Secretary of Education Betsy DeVos found a couple of ways to meaningfully step forward over the past few weeks. First, and most important for correcting bad policy, she struck a blow for due process by withdrawing the lawless Obama administration directive about how colleges should adjudicate sexual assault accusations on campus. The 2011 directive will be replaced with regulations intended to protect students from sex crimes while protecting essential civil liberties. Under the Obama regulations, colleges had become kangaroo courts stacked against presumptively guilty male students, using the low bar of “preponderance of the evidence” standard and removing other elements of fair procedure, such as the right to cross-examine and prohibitions on double jeopardy. Those provisions are now over and will be replaced by the higher “clear and convincing standard” of proof and restoring the other elements of fair procedure, a big win for fairness and the rule of law.
Then, in a key address at the Kennedy School at Harvard, she outlined some very thoughtful views about how school choice not only has a role to play in advancing quality public education, but that this role is a vital part of any productive and fair delivery system. She noted that “Education is not a binary choice. Being for equal access and opportunity–being for choice–is not against anything. It’s important for all of us to remember that we’re not just talking about abstract theory or some wild social experiment here. This is about putting people–parents and students–above policies and politics”.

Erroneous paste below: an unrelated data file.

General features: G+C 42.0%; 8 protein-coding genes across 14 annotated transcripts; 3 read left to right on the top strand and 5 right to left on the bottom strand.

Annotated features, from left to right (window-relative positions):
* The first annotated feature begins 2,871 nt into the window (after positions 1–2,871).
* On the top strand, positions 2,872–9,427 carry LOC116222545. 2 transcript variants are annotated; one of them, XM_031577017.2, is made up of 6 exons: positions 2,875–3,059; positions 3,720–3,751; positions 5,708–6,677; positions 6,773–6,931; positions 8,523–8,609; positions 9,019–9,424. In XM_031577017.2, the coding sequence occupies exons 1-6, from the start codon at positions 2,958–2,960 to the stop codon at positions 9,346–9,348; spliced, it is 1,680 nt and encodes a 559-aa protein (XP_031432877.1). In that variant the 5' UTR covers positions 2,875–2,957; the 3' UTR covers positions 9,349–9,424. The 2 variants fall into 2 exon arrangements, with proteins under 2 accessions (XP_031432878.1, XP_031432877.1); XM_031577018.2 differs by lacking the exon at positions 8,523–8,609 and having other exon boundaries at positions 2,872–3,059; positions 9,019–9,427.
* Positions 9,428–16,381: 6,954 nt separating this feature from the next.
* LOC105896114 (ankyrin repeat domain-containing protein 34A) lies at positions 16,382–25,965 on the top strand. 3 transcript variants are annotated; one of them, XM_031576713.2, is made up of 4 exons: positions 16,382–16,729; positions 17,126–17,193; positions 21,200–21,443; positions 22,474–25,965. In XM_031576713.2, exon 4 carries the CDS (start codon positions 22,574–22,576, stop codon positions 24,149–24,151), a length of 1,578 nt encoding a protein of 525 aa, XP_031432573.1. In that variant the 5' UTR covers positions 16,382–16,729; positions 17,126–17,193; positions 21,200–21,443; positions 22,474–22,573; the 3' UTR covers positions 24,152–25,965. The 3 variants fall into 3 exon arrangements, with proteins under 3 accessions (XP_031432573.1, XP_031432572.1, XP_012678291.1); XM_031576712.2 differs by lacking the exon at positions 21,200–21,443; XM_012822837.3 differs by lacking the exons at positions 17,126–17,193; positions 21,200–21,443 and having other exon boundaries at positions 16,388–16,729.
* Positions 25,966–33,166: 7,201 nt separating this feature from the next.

Her argument was essentially that neither students nor the objectives of public education are advanced by this continuing battle over delivery systems. She noted, “We can rethink school. And, I posit, we do that by embracing the future of education as one that fully integrates ‘choice’ into every decision we make……….choice translated as giving every parent in this great land more control, more of a say in their child’s future……..trusting and empowering parents–all parents, not just those who have the power, prestige, or financial wherewithal to make choices”.
This is the kind of pulpit and voice, along with decisiveness we need from this education agency and it is encouraging that Secretary DeVos is finding hers.